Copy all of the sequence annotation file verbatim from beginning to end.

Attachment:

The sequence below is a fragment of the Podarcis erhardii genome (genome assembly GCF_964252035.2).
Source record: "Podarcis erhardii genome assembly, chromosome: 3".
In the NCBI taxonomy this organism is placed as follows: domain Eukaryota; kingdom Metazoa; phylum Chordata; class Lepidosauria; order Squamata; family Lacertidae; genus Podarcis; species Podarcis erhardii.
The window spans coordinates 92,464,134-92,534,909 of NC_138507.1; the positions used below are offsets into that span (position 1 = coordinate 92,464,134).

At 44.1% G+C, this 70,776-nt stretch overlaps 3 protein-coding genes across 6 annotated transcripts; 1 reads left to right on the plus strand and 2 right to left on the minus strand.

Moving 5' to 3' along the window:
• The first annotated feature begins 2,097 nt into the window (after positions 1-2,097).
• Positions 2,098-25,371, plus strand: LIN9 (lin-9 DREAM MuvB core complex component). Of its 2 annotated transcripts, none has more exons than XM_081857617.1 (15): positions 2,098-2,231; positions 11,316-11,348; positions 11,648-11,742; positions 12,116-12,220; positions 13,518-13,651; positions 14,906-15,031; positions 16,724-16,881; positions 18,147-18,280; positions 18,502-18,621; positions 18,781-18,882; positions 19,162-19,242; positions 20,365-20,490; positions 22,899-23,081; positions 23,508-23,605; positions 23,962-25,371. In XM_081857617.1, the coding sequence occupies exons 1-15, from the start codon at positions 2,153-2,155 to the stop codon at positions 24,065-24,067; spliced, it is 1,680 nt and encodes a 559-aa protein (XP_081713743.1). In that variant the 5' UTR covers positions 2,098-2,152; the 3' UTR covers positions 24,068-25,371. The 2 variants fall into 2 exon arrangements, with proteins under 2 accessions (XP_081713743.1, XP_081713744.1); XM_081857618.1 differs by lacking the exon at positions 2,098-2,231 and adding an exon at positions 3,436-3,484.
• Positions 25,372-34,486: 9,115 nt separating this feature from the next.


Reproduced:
The sequence below is a fragment of the Podarcis erhardii genome (genome assembly GCF_964252035.2).
Source record: "Podarcis erhardii genome assembly, chromosome: 3".
In the NCBI taxonomy this organism is placed as follows: domain Eukaryota; kingdom Metazoa; phylum Chordata; class Lepidosauria; order Squamata; family Lacertidae; genus Podarcis; species Podarcis erhardii.
The window spans coordinates 92,464,134-92,534,909 of NC_138507.1; the positions used below are offsets into that span (position 1 = coordinate 92,464,134).

At 44.1% G+C, this 70,776-nt stretch overlaps 3 protein-coding genes across 6 annotated transcripts; 1 reads left to right on the plus strand and 2 right to left on the minus strand.

Moving 5' to 3' along the window:
• The first annotated feature begins 2,097 nt into the window (after positions 1-2,097).
• Positions 2,098-25,371, plus strand: LIN9 (lin-9 DREAM MuvB core complex component). Of its 2 annotated transcripts, none has more exons than XM_081857617.1 (15): positions 2,098-2,231; positions 11,316-11,348; positions 11,648-11,742; positions 12,116-12,220; positions 13,518-13,651; positions 14,906-15,031; positions 16,724-16,881; positions 18,147-18,280; positions 18,502-18,621; positions 18,781-18,882; positions 19,162-19,242; positions 20,365-20,490; positions 22,899-23,081; positions 23,508-23,605; positions 23,962-25,371. In XM_081857617.1, the coding sequence occupies exons 1-15, from the start codon at positions 2,153-2,155 to the stop codon at positions 24,065-24,067; spliced, it is 1,680 nt and encodes a 559-aa protein (XP_081713743.1). In that variant the 5' UTR covers positions 2,098-2,152; the 3' UTR covers positions 24,068-25,371. The 2 variants fall into 2 exon arrangements, with proteins under 2 accessions (XP_081713743.1, XP_081713744.1); XM_081857618.1 differs by lacking the exon at positions 2,098-2,231 and adding an exon at positions 3,436-3,484.
• Positions 25,372-34,486: 9,115 nt separating this feature from the next.